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/ SKILLS: Lattice Training Series with Tom Randall - Part 7: Training Lessons from the Over 50's

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UKC Articles - on 06 Dec 2018
Keith Sharples climbing into his 60s.Crack connoisseur, training guru and director of Lattice Training, Tom Randall, shares some training tips in this training series, complete with live Q&A sessions in the forums from 7-9pm tonight. Ask him anything (within reason...!) in the thread linked to this article during the session.

We're all very aware that as we get older, physical activities become increasingly tough (especially strength, power and agility-wise) and often this leads to a decrease in climbing performance. This is can also be accompanied by increasingly frequent periods of injury or ill health. Is it all a downhill journey though? Can you actually improve your climbing post-50?



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kevin stephens - on 06 Dec 2018
In reply to UKC Articles:

Thanks again for an inciteful article.  I think I and a lot of my peers fall into category 3?  Decades of climbing experience and technique but little or no training focussed on physical conditioning.  Hopefully we have most to gain in being able to deploy all that experience and technique on smaller holds and steeper ground?  We may get spanked by youths indoors but can often outwit them on rock by cunning and guile (so long as it's not too steep)

Although we have avoided training injuries (mainly due to lack of training) I'm aware of need to take care over recovery etc

For a 60 year old cat 3, 6c-7a / E2-E4 climber would more than 2 sessions (1 finger training , 1 power endurance) be reasonable, too much or too little?

 

 

TomPR on 06 Dec 2018
In reply to kevin stephens:

> Thanks again for an inciteful article.  I think I and a lot of my peers fall into category 3?  Decades of climbing experience and technique but little or no training focussed on physical conditioning.  Hopefully we have most to gain in being able to deploy all that experience and technique on smaller holds and steeper ground?  We may get spanked by youths indoors but can often outwit them on rock by cunning and guile (so long as it's not too steep)

> Although we have avoided training injuries (mainly due to lack of training) I'm aware of need to take care over recovery etc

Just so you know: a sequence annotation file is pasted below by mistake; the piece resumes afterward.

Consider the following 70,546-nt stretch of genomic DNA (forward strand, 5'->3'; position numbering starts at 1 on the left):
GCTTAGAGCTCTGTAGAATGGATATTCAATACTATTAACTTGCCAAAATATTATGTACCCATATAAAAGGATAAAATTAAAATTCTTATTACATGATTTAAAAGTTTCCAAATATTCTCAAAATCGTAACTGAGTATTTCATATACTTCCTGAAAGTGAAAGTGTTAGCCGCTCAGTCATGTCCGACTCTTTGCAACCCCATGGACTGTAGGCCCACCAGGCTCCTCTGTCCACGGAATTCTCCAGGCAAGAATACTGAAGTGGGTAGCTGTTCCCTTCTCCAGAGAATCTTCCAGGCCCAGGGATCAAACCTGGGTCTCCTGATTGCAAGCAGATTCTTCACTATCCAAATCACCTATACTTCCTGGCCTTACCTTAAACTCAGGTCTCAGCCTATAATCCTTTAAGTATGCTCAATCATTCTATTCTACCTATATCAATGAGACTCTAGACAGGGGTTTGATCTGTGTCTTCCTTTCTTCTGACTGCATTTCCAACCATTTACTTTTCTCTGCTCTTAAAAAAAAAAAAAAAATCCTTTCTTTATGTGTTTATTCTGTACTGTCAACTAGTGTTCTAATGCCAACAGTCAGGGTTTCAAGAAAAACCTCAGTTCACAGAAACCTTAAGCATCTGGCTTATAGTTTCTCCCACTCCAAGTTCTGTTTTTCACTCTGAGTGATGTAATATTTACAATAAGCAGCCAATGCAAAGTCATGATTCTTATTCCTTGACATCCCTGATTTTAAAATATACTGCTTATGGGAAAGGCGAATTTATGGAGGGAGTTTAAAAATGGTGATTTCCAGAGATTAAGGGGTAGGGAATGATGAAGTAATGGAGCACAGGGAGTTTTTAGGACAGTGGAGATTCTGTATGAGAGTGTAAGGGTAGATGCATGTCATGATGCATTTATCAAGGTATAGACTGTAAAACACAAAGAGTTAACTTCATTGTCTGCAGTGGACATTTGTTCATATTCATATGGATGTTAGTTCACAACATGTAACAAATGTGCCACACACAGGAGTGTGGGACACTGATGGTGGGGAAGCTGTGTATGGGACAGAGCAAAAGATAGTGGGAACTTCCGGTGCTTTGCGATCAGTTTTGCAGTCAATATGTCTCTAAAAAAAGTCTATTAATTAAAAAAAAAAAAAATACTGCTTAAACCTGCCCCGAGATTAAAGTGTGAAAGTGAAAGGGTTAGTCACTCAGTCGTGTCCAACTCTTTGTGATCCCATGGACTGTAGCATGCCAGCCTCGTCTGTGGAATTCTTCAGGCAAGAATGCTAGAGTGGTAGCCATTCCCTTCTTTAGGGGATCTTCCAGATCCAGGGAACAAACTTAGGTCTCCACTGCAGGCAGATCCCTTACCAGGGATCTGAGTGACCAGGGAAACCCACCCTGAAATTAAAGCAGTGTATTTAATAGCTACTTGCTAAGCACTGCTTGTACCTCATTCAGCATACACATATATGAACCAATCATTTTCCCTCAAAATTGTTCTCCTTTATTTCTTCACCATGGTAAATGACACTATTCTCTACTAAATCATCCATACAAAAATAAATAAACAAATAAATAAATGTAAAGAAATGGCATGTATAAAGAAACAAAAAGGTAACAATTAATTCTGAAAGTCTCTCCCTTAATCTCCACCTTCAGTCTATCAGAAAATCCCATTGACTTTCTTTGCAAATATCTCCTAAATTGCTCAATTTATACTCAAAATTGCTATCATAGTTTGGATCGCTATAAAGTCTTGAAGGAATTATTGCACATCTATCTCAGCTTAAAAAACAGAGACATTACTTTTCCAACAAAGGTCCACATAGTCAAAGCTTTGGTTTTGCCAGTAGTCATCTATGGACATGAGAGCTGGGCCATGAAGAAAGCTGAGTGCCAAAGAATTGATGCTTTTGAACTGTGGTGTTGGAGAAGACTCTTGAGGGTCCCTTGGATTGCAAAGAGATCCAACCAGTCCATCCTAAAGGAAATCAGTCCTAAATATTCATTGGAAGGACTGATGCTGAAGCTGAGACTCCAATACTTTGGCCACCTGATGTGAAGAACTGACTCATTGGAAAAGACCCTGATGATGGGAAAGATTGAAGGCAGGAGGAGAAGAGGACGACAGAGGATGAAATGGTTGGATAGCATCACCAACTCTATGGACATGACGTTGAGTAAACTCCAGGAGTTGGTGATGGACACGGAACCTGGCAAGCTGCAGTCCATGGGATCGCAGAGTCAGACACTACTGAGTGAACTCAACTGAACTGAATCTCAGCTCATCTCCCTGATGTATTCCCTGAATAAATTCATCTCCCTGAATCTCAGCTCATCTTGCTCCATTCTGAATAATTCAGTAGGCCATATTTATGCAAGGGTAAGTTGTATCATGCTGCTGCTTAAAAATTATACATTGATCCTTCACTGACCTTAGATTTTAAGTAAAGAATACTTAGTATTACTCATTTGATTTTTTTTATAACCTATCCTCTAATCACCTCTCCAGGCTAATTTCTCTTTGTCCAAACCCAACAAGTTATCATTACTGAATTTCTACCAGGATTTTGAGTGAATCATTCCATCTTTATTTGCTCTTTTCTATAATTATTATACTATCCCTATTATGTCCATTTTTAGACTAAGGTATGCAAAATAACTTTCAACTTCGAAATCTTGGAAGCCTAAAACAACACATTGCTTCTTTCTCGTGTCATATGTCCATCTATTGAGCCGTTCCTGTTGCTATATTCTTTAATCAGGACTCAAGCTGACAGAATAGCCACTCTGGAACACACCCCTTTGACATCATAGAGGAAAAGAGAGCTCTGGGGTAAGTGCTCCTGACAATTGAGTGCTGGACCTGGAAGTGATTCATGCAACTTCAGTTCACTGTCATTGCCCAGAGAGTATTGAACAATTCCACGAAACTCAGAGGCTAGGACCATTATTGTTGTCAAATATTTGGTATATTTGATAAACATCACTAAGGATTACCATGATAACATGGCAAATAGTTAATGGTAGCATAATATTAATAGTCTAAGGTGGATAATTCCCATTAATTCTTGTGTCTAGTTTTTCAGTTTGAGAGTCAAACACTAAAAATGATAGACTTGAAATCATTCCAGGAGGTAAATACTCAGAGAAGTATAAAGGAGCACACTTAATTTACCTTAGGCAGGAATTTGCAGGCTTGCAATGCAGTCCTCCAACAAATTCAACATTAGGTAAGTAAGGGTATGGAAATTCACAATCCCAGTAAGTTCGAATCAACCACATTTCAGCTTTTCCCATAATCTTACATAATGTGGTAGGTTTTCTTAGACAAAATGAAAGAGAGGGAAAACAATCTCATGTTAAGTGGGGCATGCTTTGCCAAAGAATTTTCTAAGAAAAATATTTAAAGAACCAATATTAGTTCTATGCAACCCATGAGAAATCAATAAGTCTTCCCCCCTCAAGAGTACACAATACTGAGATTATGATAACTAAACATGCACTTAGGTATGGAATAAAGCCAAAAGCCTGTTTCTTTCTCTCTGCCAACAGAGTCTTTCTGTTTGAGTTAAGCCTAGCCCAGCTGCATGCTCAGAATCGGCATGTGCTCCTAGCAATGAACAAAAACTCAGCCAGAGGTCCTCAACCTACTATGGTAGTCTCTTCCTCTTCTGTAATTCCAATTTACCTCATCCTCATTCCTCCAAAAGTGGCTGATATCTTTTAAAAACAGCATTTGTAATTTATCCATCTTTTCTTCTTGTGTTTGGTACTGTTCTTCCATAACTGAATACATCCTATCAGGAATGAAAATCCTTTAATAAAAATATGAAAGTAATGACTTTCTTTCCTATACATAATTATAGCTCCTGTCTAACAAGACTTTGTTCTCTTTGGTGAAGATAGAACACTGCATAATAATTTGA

> For a 60 year old cat 3, 6c-7a / E2-E4 climber would more than 2 sessions (1 finger training , 1 power endurance) be reasonable, too much or too little?

Yeah you've hit the nail on the head there, in terms of experience and cunning! I see this a lot where the youth can have incredible levels of power and fitness but they've got a decade worth of climbing still to do where they truly hit the top levels of experience. That stuff you can't fast-track! 

Difficult to give you an exact answer on what is and isn't ok without know a reasonable amount about you, but I'd say to try this:

 

1 x FB and 1 x PE session per week. 

---> If you see improvements try 

2 x FB and 1 x PE per week

--> If you see further improvements REALLY think about some general strength and conditioning around this. 

--> If you see stagnation or reduction in performance with 1 extra FB session, then you might be over-cooking it or getting the intensity of your sessions wrong. There are of course loads of other factors.... it's all a bit hard to say for sure over the internet!

 

Bob Conley on 06 Dec 2018
In reply to UKC Articles:

Thanks for a really interesting article. As someone who rediscovered climbing at age 57 after a 30 year layoff, I can relate to these views quite well. In my first year of getting going again I suffered several shoulder and elbow injuries, primarily because I thought I could just jump back into something that “I used to be able to do”. Then followed a year or two of overdoing it on lead and bouldering walls, with plenty of insufficient rest - probably because I now have the time to do that. Steady improvements did follow and the goalposts kept getting pushed further with each improvement, to the point where I’m now trying to climb harder than I did in my 20’s.